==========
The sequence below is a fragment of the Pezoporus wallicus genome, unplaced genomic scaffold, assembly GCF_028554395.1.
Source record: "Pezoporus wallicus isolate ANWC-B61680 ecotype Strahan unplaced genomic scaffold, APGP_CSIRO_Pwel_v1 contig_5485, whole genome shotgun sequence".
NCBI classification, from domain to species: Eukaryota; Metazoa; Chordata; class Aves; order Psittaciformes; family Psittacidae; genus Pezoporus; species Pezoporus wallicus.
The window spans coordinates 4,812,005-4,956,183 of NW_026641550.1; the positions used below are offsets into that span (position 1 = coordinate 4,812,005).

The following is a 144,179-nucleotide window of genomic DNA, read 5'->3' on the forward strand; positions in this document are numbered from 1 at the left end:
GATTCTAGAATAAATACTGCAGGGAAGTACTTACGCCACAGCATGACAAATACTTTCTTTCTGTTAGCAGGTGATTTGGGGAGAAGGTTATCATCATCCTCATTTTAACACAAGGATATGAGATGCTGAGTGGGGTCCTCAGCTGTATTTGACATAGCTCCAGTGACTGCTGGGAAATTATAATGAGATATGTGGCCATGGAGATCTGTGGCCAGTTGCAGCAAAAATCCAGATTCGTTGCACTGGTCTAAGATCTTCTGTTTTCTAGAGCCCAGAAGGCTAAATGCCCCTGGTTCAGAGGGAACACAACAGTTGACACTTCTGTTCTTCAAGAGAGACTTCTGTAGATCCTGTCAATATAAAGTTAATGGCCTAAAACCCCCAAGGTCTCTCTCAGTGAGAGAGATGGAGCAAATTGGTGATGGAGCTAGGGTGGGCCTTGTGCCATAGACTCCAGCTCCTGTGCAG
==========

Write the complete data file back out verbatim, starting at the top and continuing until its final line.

The sequence below is a fragment of the Pezoporus wallicus genome, unplaced genomic scaffold, assembly GCF_028554395.1.
Source record: "Pezoporus wallicus isolate ANWC-B61680 ecotype Strahan unplaced genomic scaffold, APGP_CSIRO_Pwel_v1 contig_5485, whole genome shotgun sequence".
NCBI classification, from domain to species: Eukaryota; Metazoa; Chordata; class Aves; order Psittaciformes; family Psittacidae; genus Pezoporus; species Pezoporus wallicus.
The window spans coordinates 4,812,005-4,956,183 of NW_026641550.1; the positions used below are offsets into that span (position 1 = coordinate 4,812,005).

The following is a 144,179-nucleotide window of genomic DNA, read 5'->3' on the forward strand; positions in this document are numbered from 1 at the left end:
GATTCTAGAATAAATACTGCAGGGAAGTACTTACGCCACAGCATGACAAATACTTTCTTTCTGTTAGCAGGTGATTTGGGGAGAAGGTTATCATCATCCTCATTTTAACACAAGGATATGAGATGCTGAGTGGGGTCCTCAGCTGTATTTGACATAGCTCCAGTGACTGCTGGGAAATTATAATGAGATATGTGGCCATGGAGATCTGTGGCCAGTTGCAGCAAAAATCCAGATTCGTTGCACTGGTCTAAGATCTTCTGTTTTCTAGAGCCCAGAAGGCTAAATGCCCCTGGTTCAGAGGGAACACAACAGTTGACACTTCTGTTCTTCAAGAGAGACTTCTGTAGATCCTGTCAATATAAAGTTAATGGCCTAAAACCCCCAAGGTCTCTCTCAGTGAGAGAGATGGAGCAAATTGGTGATGGAGCTAGGGTGGGCCTTGTGCCATAGACTCCAGCTCCTGTGCAG